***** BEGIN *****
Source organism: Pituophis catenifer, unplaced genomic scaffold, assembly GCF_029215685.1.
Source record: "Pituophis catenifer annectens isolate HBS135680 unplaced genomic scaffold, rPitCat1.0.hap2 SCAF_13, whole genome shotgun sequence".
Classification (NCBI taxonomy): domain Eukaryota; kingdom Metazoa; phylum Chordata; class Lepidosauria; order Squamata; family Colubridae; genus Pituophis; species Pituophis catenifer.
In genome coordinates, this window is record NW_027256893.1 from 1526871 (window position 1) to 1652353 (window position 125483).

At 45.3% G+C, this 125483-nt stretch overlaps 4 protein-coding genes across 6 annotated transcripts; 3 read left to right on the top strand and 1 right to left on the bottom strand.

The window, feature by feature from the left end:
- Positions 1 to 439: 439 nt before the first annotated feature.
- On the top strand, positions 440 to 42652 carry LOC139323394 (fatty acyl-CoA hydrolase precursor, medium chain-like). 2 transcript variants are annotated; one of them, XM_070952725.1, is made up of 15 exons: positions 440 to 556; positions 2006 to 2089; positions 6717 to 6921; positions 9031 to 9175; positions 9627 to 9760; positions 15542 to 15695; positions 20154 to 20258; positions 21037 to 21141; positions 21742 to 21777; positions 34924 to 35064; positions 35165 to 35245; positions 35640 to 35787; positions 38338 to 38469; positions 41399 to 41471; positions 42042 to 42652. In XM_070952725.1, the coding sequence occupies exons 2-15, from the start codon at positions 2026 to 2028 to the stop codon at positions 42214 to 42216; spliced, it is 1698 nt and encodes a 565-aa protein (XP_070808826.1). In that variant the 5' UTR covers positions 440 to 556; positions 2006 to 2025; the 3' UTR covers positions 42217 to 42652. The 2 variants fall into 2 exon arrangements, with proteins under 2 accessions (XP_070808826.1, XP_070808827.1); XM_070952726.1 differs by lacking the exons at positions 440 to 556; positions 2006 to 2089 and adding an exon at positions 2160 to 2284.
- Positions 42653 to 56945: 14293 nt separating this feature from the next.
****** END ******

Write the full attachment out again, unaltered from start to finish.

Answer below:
Source organism: Pituophis catenifer, unplaced genomic scaffold, assembly GCF_029215685.1.
Source record: "Pituophis catenifer annectens isolate HBS135680 unplaced genomic scaffold, rPitCat1.0.hap2 SCAF_13, whole genome shotgun sequence".
Classification (NCBI taxonomy): domain Eukaryota; kingdom Metazoa; phylum Chordata; class Lepidosauria; order Squamata; family Colubridae; genus Pituophis; species Pituophis catenifer.
In genome coordinates, this window is record NW_027256893.1 from 1526871 (window position 1) to 1652353 (window position 125483).

At 45.3% G+C, this 125483-nt stretch overlaps 4 protein-coding genes across 6 annotated transcripts; 3 read left to right on the top strand and 1 right to left on the bottom strand.

The window, feature by feature from the left end:
- Positions 1 to 439: 439 nt before the first annotated feature.
- On the top strand, positions 440 to 42652 carry LOC139323394 (fatty acyl-CoA hydrolase precursor, medium chain-like). 2 transcript variants are annotated; one of them, XM_070952725.1, is made up of 15 exons: positions 440 to 556; positions 2006 to 2089; positions 6717 to 6921; positions 9031 to 9175; positions 9627 to 9760; positions 15542 to 15695; positions 20154 to 20258; positions 21037 to 21141; positions 21742 to 21777; positions 34924 to 35064; positions 35165 to 35245; positions 35640 to 35787; positions 38338 to 38469; positions 41399 to 41471; positions 42042 to 42652. In XM_070952725.1, the coding sequence occupies exons 2-15, from the start codon at positions 2026 to 2028 to the stop codon at positions 42214 to 42216; spliced, it is 1698 nt and encodes a 565-aa protein (XP_070808826.1). In that variant the 5' UTR covers positions 440 to 556; positions 2006 to 2025; the 3' UTR covers positions 42217 to 42652. The 2 variants fall into 2 exon arrangements, with proteins under 2 accessions (XP_070808826.1, XP_070808827.1); XM_070952726.1 differs by lacking the exons at positions 440 to 556; positions 2006 to 2089 and adding an exon at positions 2160 to 2284.
- Positions 42653 to 56945: 14293 nt separating this feature from the next.